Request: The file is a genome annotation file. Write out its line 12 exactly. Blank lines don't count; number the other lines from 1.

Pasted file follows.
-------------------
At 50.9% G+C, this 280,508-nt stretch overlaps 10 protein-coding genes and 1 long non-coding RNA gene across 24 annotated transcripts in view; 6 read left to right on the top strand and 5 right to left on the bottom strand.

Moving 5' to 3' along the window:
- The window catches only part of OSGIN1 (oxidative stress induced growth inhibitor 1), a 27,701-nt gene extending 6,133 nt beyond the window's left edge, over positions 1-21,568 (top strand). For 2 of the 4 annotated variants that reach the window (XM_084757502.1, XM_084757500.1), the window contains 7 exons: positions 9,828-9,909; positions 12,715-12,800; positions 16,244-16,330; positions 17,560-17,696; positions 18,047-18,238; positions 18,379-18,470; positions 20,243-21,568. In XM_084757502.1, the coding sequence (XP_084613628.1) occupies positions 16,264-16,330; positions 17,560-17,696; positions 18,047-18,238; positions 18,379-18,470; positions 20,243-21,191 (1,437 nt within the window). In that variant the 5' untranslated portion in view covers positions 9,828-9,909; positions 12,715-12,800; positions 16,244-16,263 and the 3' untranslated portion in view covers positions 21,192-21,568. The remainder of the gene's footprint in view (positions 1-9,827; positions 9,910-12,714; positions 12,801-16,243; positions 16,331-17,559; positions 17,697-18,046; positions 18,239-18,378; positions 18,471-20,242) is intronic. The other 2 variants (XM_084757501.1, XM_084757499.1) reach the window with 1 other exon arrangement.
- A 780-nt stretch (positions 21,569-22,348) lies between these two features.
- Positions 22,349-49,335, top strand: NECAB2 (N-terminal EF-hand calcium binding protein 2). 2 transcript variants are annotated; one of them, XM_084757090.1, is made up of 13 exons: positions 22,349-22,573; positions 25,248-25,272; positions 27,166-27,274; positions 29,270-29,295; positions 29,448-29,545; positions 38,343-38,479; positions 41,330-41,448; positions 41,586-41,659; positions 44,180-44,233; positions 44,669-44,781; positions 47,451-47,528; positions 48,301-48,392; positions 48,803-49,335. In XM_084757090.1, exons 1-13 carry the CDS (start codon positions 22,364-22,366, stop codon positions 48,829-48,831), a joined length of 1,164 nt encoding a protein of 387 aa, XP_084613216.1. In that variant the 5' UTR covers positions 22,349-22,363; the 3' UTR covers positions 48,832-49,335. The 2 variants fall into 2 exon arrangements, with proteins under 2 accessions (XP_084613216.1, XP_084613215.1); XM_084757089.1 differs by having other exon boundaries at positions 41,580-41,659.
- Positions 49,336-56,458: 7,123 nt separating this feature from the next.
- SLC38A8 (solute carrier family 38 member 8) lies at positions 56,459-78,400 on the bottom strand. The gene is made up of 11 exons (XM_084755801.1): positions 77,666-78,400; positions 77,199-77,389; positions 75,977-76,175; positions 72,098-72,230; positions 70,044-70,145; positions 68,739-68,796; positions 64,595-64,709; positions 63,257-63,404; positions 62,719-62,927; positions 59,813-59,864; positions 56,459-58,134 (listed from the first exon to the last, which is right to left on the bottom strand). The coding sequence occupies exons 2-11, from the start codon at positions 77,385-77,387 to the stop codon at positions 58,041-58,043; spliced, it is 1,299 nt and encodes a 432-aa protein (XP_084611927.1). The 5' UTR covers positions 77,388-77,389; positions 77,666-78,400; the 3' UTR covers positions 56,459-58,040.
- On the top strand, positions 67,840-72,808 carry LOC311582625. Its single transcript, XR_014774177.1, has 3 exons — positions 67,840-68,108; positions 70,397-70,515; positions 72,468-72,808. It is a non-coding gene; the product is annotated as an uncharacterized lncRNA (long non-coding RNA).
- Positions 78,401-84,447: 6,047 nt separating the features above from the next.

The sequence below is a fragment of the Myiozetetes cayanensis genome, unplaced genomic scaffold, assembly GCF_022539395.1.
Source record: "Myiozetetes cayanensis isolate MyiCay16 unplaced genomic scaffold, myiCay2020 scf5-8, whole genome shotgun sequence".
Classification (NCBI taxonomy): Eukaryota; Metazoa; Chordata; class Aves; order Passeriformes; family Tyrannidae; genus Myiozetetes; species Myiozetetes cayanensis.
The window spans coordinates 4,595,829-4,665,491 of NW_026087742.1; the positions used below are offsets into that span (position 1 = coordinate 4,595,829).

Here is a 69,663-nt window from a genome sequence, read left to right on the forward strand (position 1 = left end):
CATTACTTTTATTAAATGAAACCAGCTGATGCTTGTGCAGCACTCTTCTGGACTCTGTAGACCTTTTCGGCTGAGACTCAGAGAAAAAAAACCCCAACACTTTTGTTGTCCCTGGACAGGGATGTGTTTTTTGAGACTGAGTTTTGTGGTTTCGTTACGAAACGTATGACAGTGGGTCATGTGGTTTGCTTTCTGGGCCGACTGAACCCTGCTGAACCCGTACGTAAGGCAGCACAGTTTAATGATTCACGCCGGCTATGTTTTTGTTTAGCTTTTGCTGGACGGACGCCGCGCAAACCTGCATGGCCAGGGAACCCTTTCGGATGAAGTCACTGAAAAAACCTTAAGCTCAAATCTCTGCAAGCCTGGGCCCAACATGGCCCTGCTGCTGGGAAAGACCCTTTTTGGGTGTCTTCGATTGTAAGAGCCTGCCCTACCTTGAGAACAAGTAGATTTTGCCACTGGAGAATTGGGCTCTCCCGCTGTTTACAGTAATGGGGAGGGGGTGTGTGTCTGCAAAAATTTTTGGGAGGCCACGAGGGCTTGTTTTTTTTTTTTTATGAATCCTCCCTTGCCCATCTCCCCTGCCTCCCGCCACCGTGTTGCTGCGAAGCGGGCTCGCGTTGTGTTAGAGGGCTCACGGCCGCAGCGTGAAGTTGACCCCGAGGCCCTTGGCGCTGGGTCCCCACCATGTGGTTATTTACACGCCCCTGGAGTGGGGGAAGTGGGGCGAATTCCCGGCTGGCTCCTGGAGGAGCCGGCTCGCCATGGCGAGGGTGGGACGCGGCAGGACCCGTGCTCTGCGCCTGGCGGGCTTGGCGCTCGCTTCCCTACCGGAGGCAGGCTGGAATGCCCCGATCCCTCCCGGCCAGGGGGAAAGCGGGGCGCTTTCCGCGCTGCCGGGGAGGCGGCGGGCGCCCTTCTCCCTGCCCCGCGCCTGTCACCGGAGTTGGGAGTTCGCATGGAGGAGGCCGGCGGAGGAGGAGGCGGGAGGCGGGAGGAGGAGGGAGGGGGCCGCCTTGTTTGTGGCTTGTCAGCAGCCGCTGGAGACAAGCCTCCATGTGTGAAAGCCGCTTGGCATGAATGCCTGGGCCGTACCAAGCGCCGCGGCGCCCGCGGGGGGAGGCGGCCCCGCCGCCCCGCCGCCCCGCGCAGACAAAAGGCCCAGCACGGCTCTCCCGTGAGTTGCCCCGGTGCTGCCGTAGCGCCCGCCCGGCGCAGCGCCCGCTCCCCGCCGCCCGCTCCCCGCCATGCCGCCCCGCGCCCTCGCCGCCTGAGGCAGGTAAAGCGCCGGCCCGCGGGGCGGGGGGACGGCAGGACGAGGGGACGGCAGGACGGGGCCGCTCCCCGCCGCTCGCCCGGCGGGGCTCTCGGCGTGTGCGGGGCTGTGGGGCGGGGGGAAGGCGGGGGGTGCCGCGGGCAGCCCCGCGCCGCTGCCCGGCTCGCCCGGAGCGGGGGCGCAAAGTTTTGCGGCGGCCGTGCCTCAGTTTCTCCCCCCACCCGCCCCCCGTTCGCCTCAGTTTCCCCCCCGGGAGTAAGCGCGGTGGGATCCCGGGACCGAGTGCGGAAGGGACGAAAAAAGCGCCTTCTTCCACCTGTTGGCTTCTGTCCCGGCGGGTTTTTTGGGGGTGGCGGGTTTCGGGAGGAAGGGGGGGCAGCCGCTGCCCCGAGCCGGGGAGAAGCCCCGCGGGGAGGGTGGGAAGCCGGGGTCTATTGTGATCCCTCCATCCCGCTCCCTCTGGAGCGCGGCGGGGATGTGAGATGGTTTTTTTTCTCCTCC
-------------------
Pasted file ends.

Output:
Classification (NCBI taxonomy): Eukaryota; Metazoa; Chordata; class Aves; order Passeriformes; family Tyrannidae; genus Myiozetetes; species Myiozetetes cayanensis.